“We seek to open up the economy to new players, give black South Africans opportunities and to make the economy more dynamic, competitive and inclusive. This is our vision of radical economic transformation (…) Radical economic transformation should mean moving beyond share ownership schemes only. We would like to see black people involved directly in business, owning factories. The development of the black industrialist programme is thus critical.”

So Zuma’s idea of “radical” transformation is to increase the share of black capitalists in the economy! This is of course nothing new. The whole point behind Black Economic Empowerment (BEE) policy was to create a black elite. This in turn would chain the BEE “partners” directly to the big bourgeoisie in the form of shareholding, directorships, etc. In this manner, the leaders of the ANC have been chained to the  coattails bourgeois for the last two decades.

For the last 23 years the ruling class has governed society indirectly through the leaders of the ANC. On the basis of a growing economy the alliance between the black elite and the white capitalist temporarily managed to stabilised the situation after the revolutionary storms of the 1990s.

But now the situation has changed into its opposite. The economy is stagnant or barely growing, inflation is rising and formally a quarter of the workforce is unemployed. This is in line with the previous years of slow growth since the global crush of 2008. In addition to this the currency has lost more than a quarter of its value prompting the Reserve Bank to hike interest rates.

In the meantime the crony-capitalist wing of the bourgeoisie, which is organised around the Zuma clique, grew fat on the back of state tenders and now slipped out of the control of the traditional big bourgeoisie. This circle has now become a competitor to the traditional South African ruling classes. The declining economy - which has squeezed these “tenderpreneurs” -  and the political crisis of the ANC, has increased the tensions between these two wings of the ruling class which is now in open struggle with each other.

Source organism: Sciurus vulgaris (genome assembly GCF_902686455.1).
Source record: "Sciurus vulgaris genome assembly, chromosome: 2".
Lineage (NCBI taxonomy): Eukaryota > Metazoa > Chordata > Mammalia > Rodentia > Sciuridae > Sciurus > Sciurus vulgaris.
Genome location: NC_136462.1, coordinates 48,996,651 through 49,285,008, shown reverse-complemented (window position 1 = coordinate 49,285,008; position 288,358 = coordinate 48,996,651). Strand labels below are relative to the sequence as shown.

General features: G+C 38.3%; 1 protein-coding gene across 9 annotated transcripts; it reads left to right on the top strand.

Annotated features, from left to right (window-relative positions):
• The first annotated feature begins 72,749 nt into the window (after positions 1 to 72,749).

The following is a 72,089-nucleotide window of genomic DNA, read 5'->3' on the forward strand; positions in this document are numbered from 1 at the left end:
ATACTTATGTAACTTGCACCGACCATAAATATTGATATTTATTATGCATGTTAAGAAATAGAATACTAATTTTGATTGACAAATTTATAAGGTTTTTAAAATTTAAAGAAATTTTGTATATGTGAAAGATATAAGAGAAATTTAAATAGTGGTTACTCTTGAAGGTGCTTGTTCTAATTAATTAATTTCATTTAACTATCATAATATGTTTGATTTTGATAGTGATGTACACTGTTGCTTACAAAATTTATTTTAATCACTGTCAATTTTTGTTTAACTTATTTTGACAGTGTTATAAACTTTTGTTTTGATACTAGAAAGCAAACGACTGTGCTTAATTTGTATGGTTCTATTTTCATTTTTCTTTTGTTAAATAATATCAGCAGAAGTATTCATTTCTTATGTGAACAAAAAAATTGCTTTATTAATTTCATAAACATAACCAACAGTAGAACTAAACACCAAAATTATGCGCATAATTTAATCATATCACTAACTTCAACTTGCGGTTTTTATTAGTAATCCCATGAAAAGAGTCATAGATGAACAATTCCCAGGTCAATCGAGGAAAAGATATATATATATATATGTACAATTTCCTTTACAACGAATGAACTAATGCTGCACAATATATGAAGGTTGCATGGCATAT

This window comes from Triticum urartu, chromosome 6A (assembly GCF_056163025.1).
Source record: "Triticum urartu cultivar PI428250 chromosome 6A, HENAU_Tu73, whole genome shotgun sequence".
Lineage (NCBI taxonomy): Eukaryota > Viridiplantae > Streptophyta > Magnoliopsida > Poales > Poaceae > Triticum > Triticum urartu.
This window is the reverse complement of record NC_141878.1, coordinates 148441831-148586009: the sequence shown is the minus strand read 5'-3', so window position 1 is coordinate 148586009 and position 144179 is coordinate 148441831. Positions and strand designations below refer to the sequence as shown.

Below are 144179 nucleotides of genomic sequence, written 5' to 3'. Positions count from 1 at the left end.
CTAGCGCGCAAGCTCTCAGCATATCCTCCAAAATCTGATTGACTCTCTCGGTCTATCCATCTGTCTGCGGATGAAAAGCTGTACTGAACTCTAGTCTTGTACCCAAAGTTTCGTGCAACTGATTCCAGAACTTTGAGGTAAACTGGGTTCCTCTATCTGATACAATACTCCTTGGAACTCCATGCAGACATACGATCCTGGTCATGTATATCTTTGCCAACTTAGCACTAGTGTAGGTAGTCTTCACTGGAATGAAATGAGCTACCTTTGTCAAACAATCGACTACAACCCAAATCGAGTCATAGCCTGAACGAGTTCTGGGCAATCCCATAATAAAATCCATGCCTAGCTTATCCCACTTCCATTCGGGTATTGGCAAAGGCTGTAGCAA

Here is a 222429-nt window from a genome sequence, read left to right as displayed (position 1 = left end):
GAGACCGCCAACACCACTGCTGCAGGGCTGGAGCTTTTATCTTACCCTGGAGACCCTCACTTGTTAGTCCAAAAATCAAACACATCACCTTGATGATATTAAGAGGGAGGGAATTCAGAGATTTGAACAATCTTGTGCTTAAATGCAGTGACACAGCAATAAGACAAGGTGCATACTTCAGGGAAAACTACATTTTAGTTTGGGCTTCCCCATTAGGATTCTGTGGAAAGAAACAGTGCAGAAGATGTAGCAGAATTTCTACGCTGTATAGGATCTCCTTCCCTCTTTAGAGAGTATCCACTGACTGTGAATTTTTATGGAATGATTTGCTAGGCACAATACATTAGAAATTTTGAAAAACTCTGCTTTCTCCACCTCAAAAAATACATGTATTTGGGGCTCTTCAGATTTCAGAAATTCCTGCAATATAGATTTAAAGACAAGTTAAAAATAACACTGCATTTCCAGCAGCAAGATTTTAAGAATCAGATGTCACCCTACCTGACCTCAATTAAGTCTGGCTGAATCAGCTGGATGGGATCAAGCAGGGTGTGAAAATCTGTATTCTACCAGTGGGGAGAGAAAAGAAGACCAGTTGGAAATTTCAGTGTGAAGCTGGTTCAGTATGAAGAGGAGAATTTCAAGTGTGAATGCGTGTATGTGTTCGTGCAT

This is the issue behind the fierce infighting in the ANC. On the one hand there is the old traditional mainly white private sector elite which is close to the party apparatus and on the other hand there is the upstart black elite around the Gupta family and the Zuma clique which is close strong in parts of the state apparatus. The essence of their conflict is to decide who gets the bigger share of looting the state and exploiting the South African working class.

zuma guptas

That is what is behind the “revolutionary” phrase-mongering of Zuma and his backers. In the absence of a revolutionary party of the working class, Zuma, the Guptas and their henchmen are trying to demagogically use the language of the Congress movement of the past in their fight against “White Monopoly Capital.” That is, they are trying to convince the working class to let themselves be exploited, oppressed and cheated by their wing of the ruling class, which happens to have darker skin than the other wing.

Talk left, walk right

A dirty war has been launched by the Gupta family and their media network, ANN7 and The New Age newspaper. This campaign is backed by the leaders of the ANC Youth League, the Women’s League, the Progressive Professionals Forum of Mzwanele Manyi and pseudo-black consciousness campaigner, Andile Mngxitama and his Black First Land First (BLF) sect.

All of this is a massive disinformation campaign aimed at confusing issues in aid of Zuma and the Guptas. Mngxitama positions himself as the biggest enemy of “white monopoly capital” and the Rupert and Oppenheimer families. All this sound and fury not, in defence of the interests of the working class, but those of the competing black capitalists who are positioning themselves to plunder the resources of the economy and accumulate wealth. That is the reason behind Zuma’s apparent doubling down in pseudo “radical” rhetoric.  The aim of BEE and Zuma’s programme of creating “black industrialists” is based on a commitment to a black capitalist class and not a commitment to fight for the interests of the black mass of people, most of whom live under enormous daily pressure to keep their lives afloat.